High Court begins proceedings of Yacht Tours v Allied Insurance

High Court. (File Photo/Sun/Fayaz Moosa)

Hearings in the appeal case of Yacht Tours v Allied Insurance at the High Court has been commenced. 

Kaashidhoo MP Abdulla Jabir has a stake in the Yacht Tours company. The Civil Court had ruled against Allied Insurance in the initial hearings of the case, ordering the insurance company to pay USD 22.78 million to Yacht Tours. The case was appealed to the High Court by Allied Insurance. 

The case is regarding the H.A. Alidhoo resort which is insured at Allied Insurance.

The resort’s water villas suffered damages during bad weather in 2014 which is covered under the insurance policy of Allied, according to Civil Court rulings. The court also ruled on July 19, that Yacht Tours could claim USD 22.78 million and ordered Allied Insurance to pay the amount within six months. 

Yacht Tours requested the Civil Court for a court order to implement the ruling after Allied Insurance failed to pay the initial payment of USD 3.8 million in the first month. 

However, Allied later appealed in the case and requested an injunction for the payments.

In the High Court hearing today, Allied Insurance lawyers said that if the injunction was not granted, the company could suffer irreparable damages to the business. 

Yacht Tours, however, argued that court orders by the Civil Court were halted when cases were appealed to the High Court as per the common practice. Yacht Tours lawyers argued that there was no need for such an injunction.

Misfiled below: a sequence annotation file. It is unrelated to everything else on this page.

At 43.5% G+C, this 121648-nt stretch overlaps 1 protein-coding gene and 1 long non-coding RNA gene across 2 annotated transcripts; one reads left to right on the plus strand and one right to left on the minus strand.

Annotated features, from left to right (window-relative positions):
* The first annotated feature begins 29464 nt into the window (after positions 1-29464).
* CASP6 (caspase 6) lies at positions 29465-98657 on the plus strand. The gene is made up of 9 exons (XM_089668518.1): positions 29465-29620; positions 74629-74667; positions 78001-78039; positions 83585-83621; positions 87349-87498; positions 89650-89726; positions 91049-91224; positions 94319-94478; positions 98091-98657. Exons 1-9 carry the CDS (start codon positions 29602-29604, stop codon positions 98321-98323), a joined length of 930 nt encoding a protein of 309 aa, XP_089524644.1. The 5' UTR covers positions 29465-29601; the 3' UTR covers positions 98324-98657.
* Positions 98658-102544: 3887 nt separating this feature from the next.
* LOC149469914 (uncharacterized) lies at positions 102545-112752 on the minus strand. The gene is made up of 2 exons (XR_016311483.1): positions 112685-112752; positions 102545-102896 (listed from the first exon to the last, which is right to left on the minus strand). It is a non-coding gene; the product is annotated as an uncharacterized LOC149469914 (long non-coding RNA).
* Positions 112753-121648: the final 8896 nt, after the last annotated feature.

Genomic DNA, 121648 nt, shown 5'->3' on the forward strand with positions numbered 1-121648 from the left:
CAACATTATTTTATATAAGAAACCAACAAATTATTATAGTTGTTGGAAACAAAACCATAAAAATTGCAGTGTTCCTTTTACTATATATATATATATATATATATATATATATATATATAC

The Court also heard seven points for appeal by Allied Insurance. They include incorrect insurance policies, and that the Civil Court had not taken into account the procedural issues noted by the company.

Allied insurance lawyers also said that Yacht Tours had not clarified which peril it was claiming for that was covered under the insurance policy before the Civil Court had ruled in the matter. The insurance company also said that the burden of proof in the case was also rolled over to Allied, instead of Yacht Tours, by the Civil Court in the case. 

The lower court had also failed to calculate and take into account the amount of damage Yacht Tours was owed and had violated the Judges Act for not taking into account the necessary evidence. 

Allied also said that it had cited a Supreme Court case that was requested for review, which could set a precedent in the case, at the Civil Court which ignored the point. Supreme Court had later decided to reject the case submitted for review. The case was rejected after the Allied appealed in the Yacht Tours case and the point was accepted.